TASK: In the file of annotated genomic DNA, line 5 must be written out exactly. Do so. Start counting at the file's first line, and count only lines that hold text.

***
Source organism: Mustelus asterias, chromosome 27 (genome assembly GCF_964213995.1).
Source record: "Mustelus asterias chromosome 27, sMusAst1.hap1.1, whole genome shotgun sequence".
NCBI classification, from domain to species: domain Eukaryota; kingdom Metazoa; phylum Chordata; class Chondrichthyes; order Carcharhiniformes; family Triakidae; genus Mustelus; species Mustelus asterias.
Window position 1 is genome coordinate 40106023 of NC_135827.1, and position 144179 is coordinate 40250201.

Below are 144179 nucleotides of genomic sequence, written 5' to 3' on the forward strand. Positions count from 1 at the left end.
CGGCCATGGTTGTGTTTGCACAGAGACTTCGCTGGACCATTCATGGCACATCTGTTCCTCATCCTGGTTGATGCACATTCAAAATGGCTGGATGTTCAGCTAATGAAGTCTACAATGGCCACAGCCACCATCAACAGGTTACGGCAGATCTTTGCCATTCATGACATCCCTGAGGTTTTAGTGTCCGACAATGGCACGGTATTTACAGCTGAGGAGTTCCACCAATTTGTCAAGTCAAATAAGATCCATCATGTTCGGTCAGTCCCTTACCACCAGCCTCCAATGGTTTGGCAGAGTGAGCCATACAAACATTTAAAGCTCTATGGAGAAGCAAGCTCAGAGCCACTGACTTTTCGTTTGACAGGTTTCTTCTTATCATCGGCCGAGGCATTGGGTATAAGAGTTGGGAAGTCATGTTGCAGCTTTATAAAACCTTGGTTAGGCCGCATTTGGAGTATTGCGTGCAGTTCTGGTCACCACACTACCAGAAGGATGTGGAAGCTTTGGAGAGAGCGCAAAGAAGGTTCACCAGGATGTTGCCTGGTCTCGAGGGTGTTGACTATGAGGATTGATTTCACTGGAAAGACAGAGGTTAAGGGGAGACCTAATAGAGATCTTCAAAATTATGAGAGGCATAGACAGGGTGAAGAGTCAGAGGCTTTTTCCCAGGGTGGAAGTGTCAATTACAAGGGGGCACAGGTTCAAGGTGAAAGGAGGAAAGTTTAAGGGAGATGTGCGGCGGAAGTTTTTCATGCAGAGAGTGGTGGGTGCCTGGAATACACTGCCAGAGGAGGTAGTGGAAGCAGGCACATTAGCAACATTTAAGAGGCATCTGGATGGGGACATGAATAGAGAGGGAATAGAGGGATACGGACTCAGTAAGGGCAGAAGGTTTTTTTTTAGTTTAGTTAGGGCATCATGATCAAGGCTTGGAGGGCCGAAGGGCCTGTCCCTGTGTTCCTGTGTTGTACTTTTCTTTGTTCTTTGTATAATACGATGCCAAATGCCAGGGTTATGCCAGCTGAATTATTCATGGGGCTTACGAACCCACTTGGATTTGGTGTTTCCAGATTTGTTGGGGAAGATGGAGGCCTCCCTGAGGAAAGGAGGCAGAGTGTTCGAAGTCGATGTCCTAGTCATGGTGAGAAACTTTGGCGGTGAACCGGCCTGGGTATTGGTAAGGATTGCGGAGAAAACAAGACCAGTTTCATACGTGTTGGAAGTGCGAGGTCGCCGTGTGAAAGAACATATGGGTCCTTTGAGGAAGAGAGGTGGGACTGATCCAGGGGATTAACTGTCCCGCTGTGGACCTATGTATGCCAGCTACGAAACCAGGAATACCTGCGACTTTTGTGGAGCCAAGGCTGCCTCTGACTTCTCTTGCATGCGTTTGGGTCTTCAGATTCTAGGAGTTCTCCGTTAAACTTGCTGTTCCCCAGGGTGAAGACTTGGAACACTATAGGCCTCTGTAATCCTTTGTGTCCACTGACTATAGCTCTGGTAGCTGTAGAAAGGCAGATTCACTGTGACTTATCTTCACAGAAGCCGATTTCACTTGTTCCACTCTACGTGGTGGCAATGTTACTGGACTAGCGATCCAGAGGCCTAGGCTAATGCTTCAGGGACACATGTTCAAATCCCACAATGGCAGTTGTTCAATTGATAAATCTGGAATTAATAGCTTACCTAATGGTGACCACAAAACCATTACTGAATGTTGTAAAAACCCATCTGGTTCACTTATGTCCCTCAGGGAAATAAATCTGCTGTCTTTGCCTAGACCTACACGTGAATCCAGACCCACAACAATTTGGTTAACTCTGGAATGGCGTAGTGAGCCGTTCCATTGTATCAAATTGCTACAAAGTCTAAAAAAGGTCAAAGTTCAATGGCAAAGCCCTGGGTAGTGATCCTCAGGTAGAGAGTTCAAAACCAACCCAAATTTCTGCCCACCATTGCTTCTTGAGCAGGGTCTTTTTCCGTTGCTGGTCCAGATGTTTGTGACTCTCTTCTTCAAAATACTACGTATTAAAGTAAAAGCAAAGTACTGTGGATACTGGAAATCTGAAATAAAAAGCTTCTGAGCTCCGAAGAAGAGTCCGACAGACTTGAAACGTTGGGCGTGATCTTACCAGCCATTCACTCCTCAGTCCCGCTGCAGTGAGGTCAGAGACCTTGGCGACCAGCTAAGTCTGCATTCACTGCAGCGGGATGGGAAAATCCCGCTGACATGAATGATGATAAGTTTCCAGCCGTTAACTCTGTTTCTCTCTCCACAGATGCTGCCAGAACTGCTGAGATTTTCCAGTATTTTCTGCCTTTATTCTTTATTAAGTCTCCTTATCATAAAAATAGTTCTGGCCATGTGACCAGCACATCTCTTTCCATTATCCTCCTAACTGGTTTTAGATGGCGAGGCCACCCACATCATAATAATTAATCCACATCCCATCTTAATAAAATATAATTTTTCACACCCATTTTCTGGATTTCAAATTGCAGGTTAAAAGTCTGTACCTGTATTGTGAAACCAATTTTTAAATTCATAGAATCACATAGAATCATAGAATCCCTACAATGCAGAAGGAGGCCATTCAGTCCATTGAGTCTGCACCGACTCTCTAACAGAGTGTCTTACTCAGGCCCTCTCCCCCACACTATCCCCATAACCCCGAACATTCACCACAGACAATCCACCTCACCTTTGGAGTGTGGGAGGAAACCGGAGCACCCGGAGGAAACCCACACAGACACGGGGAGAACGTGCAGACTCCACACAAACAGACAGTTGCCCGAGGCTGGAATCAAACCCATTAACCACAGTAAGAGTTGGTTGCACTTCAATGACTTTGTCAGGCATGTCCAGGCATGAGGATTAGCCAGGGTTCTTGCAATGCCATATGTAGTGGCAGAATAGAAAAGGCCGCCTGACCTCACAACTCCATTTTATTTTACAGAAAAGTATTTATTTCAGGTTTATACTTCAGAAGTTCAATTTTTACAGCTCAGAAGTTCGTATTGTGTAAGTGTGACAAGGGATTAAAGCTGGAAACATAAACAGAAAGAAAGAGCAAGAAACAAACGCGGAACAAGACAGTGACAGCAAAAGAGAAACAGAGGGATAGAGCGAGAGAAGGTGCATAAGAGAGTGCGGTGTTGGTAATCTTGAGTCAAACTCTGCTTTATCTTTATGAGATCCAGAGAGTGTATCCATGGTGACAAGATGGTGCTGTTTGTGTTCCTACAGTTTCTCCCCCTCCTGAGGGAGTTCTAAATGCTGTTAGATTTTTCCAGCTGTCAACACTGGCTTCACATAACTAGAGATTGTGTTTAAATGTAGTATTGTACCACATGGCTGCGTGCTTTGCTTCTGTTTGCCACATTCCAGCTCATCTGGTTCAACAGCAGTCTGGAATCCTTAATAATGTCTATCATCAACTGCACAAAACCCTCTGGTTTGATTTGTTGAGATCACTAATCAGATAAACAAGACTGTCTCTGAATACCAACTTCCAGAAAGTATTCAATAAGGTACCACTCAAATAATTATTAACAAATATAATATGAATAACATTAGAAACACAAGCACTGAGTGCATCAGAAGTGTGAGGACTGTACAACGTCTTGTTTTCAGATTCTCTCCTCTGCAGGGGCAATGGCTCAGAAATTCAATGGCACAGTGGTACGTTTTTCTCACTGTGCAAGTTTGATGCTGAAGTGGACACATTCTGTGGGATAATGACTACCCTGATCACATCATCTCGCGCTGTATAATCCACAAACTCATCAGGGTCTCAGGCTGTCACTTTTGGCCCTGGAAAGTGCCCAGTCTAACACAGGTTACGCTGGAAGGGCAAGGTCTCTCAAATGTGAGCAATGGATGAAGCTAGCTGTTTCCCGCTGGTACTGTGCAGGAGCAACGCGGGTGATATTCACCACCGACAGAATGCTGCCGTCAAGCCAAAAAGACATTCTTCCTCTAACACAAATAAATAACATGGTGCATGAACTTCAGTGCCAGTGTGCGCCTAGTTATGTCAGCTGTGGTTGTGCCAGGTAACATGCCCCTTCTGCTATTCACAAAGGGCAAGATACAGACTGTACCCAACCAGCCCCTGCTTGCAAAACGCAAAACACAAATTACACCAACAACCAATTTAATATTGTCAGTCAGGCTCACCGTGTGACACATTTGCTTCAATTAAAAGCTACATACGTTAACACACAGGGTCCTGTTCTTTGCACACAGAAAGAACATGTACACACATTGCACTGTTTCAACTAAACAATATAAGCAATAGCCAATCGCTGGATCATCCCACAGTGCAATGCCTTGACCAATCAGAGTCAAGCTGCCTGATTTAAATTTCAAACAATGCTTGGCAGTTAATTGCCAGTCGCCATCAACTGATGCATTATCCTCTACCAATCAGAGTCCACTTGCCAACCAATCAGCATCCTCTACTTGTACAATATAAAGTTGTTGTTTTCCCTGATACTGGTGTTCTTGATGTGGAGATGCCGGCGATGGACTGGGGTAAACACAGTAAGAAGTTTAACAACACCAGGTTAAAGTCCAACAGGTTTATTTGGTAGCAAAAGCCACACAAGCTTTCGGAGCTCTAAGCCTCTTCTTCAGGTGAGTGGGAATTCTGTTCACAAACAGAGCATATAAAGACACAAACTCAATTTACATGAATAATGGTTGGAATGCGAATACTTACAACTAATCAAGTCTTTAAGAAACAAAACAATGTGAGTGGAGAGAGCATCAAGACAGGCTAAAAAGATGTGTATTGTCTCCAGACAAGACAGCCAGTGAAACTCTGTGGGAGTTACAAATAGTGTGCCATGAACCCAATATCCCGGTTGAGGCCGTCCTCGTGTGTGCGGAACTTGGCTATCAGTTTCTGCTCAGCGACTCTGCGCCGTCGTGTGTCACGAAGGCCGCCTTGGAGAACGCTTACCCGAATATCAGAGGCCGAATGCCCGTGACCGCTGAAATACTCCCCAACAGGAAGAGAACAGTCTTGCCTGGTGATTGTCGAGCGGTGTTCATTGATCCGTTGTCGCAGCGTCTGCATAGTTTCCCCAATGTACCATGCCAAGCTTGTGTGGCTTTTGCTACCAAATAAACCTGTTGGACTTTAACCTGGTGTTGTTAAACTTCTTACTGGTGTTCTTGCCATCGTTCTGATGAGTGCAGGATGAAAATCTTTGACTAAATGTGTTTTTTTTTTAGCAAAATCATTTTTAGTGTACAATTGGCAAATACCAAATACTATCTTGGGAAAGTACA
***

Below are 144179 nucleotides of genomic sequence, written 5' to 3' on the forward strand. Positions count from 1 at the left end.